The scourge of the circle pointers
I’m not a fan of the recent trend of custom mouse pointers on websites. They’re usually a large circle or other shape, and make trying to click things frustrating. It’s like fat-fingering a tiny button on your phone, yet you’re used to the precision a desktop pointing device provides, and the circle pointer takes that away from you.
Take the image above. I’m hovering over a list of links, and since the circle is so large, the designer made it transparent so you can see the links below. It’s not that clear what I’m hovering over. Yes, you can see that the hovered link changed color, but when zoomed out on a desktop screen, it’s not obvious. Now imagine a bright, light-filled environment, throw in some glare, and now you’re just clicking blindly – and that’s not including vision and motor impairments.
Some designers do this right with larger (read: gigantic) click targets, better contrast on the circle, and large, splashy hover effects, but since it’s trendy, the effect is often added with little thought towards usability.
It’s not just the web – games and apps do this too
Changing the system pointer doesn’t just happen in web design. Many games and apps that use their own graphics engine have to reinvent the wheel, and make their own pointer. Some try to match the OS pointer, others design it to match the game’s theme. Often, they end up with an ugly pointer that doesn’t respect screen scaling, and might also be low-resolution. For example, Eve Online’s pointer is almost invisible when running at 4k with 200% scaling, it’s about the size of a typed character and doesn’t scale. Some users resort to installing a third-party pointer app that gives you a gigantic pointer in games that don’t handle scaling well.
How can we improve custom pointers?
I will admit, custom pointers can be cool, and add a playful effect to your design. However, due to the usability issues, I would make sure to provide a way for users to turn it off.
Some ways you can do that on the web:
- Provide a toggle switch, similar to how some websites have audio, motion, and light/dark toggles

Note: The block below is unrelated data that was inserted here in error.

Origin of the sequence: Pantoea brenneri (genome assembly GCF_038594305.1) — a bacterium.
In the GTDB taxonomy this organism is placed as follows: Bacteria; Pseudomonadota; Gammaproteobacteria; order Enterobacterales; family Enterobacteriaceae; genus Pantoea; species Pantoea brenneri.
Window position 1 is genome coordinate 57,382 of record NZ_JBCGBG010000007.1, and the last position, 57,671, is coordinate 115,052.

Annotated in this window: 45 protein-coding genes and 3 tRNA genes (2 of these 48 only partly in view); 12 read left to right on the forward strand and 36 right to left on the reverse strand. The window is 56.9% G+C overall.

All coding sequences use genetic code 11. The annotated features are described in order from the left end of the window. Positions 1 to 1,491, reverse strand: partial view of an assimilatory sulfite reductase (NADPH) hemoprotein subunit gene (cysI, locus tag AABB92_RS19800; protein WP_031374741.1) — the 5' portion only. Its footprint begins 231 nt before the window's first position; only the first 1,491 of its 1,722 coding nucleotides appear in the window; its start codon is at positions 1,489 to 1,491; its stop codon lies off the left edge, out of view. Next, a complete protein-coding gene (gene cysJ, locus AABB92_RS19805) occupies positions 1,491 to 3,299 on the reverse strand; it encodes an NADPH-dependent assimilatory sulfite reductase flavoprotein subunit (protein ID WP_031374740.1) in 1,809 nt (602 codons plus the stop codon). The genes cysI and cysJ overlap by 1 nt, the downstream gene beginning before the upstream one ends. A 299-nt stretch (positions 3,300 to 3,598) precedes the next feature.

- If a user has
prefer-reduced-motion enabled, turn off custom pointers – I think it’s likely that if they don’t want to see animations, they don’t want your fancy pointers either
I also have some suggestions for making custom pointers better:
- Make sure the contrast is higher than everything else
- Don’t use a color used elsewhere in the design – the pointer could become invisible
- Outlines and shadows help the pointer stand out
- Use click targets that are larger than your pointer – if you’re going to make my pointer giant and inaccurate, at least make the links and buttons easier to click.
- The pointer should not be able to cover multiple links or buttons
- Animate the click targets to make it obvious when the pointer is over them – outlines, underlines, contrasting colors, splash effects, etc.
- Don’t add latency – custom smoothing and acceleration can cause users to overcompensate and miss the target
- This is just as infuriating as custom smooth scrolling implementations
- Sometimes, a custom pointer adds latency by itself
- Don’t change the pointer into a button – I’ve seen some contact buttons that snap to the pointer and hide the pointer itself, making me question where I’m clicking. The snapping button effect is fine, but don’t hide my pointer
If you have any suggestions, thoughts, or just want to share your frustrations with custom pointers, please let me know using the button below.
prefers-reduced-motion on MDN ↩︎